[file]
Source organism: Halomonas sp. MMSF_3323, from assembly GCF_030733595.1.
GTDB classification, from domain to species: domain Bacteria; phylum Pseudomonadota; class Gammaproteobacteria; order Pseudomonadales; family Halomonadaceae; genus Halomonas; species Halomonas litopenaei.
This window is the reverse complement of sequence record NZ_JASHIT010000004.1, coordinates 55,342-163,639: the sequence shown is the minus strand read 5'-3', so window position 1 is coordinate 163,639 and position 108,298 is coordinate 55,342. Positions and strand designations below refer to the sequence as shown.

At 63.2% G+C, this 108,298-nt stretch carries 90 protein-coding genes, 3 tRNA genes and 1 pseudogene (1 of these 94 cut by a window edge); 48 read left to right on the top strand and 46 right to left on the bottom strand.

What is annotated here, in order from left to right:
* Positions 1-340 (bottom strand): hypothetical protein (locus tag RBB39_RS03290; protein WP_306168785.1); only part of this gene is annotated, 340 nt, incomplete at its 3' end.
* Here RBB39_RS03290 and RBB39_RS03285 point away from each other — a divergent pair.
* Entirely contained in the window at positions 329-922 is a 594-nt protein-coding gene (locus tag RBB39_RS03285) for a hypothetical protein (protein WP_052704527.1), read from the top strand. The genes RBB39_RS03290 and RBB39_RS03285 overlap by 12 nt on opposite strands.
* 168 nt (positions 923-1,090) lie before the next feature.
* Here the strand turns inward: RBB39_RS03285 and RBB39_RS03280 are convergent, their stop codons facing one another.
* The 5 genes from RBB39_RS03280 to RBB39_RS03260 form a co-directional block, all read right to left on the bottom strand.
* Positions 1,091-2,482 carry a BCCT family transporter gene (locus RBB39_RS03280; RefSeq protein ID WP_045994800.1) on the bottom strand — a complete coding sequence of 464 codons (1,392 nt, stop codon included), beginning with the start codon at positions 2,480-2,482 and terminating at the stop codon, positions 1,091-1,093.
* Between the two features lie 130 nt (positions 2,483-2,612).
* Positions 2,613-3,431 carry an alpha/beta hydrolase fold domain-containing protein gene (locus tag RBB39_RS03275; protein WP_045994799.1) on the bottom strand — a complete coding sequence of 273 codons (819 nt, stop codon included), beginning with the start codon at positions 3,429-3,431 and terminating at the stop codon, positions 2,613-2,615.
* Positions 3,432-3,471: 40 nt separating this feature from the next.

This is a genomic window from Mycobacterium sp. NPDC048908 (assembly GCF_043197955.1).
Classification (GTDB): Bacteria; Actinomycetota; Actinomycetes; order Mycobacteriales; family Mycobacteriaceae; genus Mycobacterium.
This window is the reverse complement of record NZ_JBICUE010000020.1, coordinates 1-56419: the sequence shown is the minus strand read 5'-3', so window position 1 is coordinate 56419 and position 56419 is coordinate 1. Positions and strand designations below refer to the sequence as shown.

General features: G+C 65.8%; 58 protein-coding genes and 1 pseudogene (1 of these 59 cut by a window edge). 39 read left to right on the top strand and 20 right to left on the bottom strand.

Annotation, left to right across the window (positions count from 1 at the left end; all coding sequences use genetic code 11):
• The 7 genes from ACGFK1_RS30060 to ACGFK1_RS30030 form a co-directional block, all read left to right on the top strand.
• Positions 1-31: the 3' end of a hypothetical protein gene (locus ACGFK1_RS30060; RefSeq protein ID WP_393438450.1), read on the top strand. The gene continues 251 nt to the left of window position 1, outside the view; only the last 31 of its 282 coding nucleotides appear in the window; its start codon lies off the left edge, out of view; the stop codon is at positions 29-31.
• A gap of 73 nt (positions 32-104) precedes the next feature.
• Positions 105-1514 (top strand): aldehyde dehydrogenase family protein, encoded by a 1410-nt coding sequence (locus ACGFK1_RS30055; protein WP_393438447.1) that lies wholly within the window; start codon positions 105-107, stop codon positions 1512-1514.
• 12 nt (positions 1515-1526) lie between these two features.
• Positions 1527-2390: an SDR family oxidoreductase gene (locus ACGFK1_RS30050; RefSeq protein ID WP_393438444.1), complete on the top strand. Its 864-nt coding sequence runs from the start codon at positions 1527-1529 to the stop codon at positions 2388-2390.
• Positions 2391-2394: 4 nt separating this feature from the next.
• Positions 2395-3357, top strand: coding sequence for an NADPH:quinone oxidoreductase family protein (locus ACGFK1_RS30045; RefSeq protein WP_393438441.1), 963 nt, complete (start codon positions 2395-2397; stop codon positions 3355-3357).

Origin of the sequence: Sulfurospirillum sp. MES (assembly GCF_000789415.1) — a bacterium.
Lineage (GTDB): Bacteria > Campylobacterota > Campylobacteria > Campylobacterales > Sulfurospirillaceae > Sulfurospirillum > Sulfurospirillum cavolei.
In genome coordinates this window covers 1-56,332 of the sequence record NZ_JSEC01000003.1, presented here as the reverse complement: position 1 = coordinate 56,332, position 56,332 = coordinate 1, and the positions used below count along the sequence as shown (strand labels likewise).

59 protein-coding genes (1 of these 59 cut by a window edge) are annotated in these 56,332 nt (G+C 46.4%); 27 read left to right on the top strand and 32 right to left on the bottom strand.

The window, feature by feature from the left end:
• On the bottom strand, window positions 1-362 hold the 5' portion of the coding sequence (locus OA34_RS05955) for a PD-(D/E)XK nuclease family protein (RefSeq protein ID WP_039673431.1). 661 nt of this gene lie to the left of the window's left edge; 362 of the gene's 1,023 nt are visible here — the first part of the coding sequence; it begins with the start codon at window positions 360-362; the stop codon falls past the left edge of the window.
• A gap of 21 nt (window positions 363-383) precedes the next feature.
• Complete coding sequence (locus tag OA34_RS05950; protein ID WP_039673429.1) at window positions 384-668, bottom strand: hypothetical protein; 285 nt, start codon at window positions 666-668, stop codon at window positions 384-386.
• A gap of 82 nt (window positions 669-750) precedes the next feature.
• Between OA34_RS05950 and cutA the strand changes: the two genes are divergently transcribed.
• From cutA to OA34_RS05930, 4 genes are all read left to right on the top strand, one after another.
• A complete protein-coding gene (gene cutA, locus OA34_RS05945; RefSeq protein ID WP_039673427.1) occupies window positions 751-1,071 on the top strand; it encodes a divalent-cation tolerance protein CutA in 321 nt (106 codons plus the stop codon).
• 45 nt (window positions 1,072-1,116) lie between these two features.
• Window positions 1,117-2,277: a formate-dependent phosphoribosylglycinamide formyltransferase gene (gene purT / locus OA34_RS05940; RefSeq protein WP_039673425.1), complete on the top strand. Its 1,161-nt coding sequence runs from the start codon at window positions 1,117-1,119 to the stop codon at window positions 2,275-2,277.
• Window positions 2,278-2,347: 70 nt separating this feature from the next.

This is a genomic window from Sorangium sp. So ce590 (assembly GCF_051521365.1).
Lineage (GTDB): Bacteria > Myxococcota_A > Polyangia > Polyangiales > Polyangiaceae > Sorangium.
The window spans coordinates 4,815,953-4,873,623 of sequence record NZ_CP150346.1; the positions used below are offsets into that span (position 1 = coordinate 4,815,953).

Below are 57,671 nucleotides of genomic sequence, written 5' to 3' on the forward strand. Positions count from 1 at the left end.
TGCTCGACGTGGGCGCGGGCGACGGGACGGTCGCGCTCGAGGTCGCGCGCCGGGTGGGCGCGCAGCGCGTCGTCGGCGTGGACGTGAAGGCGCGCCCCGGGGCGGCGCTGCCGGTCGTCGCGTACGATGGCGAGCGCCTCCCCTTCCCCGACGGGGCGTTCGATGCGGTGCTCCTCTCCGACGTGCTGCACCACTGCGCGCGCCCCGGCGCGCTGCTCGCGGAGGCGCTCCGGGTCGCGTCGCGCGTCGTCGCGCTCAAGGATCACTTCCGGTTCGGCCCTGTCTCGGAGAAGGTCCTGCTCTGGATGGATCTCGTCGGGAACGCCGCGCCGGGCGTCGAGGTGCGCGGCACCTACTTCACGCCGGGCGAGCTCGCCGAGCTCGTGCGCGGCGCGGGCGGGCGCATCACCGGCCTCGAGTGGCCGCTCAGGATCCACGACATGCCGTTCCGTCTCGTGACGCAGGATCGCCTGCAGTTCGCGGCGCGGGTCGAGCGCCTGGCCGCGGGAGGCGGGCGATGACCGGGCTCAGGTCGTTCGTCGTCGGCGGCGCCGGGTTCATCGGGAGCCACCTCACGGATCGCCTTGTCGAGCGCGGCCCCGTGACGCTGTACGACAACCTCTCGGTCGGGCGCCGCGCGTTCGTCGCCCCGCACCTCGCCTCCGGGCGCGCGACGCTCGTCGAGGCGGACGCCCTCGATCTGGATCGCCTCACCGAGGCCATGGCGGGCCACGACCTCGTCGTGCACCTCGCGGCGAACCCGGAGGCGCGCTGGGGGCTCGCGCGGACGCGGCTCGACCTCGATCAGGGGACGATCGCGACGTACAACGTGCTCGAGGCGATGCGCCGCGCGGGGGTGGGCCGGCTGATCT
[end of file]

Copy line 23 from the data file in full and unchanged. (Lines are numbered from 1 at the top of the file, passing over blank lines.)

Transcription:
• A gap of 73 nt (positions 32-104) precedes the next feature.